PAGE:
War! What Is It Good for? Black Freedom Struggles and the U.S. Military from World War II to Iraq

War! What Is It Good for? Black Freedom Struggles and the U.S. Military from World War II to Iraq

War! What Is It Good for? Black Freedom Struggles and the U.S. Military from World War II to Iraq

War! What Is It Good for? Black Freedom Struggles and the U.S. Military from World War II to Iraq

Synopsis

African Americans' long campaign for "the right to fight" forced Harry Truman to issue his 1948 executive order calling for equality of treatment and opportunity in the armed forces. In War! What Is It Good For?, Kimberley Phillips examines how blacks' participation in the nation's wars after Truman's order and their protracted struggles for equal citizenship galvanized a vibrant antiwar activism that reshaped their struggles for freedom.

Using an array of sources--from newspapers and government documents to literature, music, and film--and tracing the period from World War II to the Iraq and Afghanistan wars, Phillips considers how federal policies that desegregated the military also maintained racial, gender, and economic inequalities. Since 1945, the nation's need for military labor, blacks' unequal access to employment, and discriminatory draft policies have forced black men into the military at disproportionate rates. While mainstream civil rights leaders considered the integration of the military to be a civil rights success, many black soldiers, veterans, and antiwar activists perceived war as inimical to their struggles for economic and racial justice and sought to reshape the civil rights movement into an antiwar black freedom movement. Since the Vietnam War, Phillips argues, many African Americans have questioned linking militarism and war to their concepts of citizenship, equality, and freedom.

Excerpt

An immediate hit single, Edwin Starr’s 1970 “War!” replicated the urgent debates in the streets, homes, organizations, and churches of black communities where men were compelled into America’s wars and military “police actions” while their struggles for freedom remained unfinished. “War!,” a minister thundered, “What is it good for?” The congregation roared back, “Absolutely nothin’!” Behatted women attended the frequent funerals for the war’s dead and cried, “War can’t give life, it can only take it away.” Veterans from World War II and the Korean War deliberated how “they say we must fight to keep our freedom, but Lord knows there’s got to be a better way.” Their sons and daughters goaded from the streets: “Induction, then destruction—who wants to die?” In this neighborhood, like other black neighborhoods, military police went door-to-door and escorted men “from the lowest income groups” into the induction centers in record numbers. Agitated by decades of too little work and barriers to full political participation, and resistant to the disproportionate numbers of black men drafted, injured, and killed in combat, the old and young, women and their daughters, and veterans and their sons debated and asked, How did killing and dying in war make them citizens? How did expensive wars help their struggles for racial and economic justice? How did killing in war bring them freedom?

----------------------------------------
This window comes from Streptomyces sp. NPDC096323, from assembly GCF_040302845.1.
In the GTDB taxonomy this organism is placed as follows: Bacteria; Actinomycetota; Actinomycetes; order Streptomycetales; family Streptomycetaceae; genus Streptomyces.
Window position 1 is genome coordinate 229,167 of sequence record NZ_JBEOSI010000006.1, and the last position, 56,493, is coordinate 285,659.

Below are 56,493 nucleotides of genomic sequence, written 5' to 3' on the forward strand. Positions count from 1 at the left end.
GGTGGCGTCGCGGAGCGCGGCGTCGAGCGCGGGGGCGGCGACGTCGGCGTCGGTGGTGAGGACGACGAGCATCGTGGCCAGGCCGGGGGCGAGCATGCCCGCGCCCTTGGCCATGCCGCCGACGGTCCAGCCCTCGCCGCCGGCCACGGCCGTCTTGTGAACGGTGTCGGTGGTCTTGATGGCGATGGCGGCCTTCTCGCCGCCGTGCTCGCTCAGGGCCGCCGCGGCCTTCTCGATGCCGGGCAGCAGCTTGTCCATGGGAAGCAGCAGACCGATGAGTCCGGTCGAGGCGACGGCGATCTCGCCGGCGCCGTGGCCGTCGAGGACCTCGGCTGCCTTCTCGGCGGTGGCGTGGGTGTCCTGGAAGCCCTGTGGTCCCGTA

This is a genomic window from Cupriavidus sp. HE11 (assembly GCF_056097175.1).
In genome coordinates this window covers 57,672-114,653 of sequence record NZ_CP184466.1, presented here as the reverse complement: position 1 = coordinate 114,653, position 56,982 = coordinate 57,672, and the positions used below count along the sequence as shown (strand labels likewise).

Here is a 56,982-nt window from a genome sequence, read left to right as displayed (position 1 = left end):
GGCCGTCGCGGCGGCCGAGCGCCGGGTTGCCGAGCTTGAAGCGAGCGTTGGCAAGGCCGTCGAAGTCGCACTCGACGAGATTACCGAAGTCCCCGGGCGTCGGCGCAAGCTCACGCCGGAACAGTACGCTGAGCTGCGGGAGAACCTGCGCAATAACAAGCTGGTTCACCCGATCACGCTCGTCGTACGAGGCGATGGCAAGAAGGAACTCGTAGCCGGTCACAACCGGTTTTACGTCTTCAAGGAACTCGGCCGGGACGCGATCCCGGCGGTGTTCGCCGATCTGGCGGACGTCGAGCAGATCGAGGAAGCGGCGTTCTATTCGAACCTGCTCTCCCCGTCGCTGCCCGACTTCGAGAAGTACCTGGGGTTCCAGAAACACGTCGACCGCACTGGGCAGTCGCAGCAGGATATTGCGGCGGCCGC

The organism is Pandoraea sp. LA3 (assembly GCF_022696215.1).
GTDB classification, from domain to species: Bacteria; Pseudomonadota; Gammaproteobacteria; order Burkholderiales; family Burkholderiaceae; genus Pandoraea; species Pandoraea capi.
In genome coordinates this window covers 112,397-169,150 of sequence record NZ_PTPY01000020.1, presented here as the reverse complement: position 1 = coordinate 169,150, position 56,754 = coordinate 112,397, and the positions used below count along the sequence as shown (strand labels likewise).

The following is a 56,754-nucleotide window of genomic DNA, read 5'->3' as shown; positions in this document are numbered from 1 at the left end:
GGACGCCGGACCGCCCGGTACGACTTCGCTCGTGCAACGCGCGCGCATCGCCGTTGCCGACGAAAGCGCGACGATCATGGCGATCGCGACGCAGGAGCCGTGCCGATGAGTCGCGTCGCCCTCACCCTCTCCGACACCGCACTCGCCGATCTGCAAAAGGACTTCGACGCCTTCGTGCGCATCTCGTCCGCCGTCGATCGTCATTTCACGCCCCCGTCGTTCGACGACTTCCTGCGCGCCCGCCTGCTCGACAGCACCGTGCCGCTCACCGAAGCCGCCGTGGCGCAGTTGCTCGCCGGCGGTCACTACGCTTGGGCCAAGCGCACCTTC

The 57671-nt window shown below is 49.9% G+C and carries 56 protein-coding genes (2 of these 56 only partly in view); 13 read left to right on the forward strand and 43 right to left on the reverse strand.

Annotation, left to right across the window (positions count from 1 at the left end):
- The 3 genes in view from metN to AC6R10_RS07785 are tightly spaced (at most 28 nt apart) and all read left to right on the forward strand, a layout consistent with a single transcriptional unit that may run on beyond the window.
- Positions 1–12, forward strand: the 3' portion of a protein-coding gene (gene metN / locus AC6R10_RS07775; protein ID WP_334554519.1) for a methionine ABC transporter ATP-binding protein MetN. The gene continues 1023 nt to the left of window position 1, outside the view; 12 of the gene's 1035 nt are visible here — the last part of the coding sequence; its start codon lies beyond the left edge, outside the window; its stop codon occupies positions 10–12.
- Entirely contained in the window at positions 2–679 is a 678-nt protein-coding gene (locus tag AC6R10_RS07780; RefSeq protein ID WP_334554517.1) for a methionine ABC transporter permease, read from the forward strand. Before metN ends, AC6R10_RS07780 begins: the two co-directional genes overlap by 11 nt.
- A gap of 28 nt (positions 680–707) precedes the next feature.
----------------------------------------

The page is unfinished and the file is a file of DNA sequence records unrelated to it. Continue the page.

Starr, whose music career stalled after his induction into the army in 1965, remade Motown’s second version of the song. The Temptations . . .

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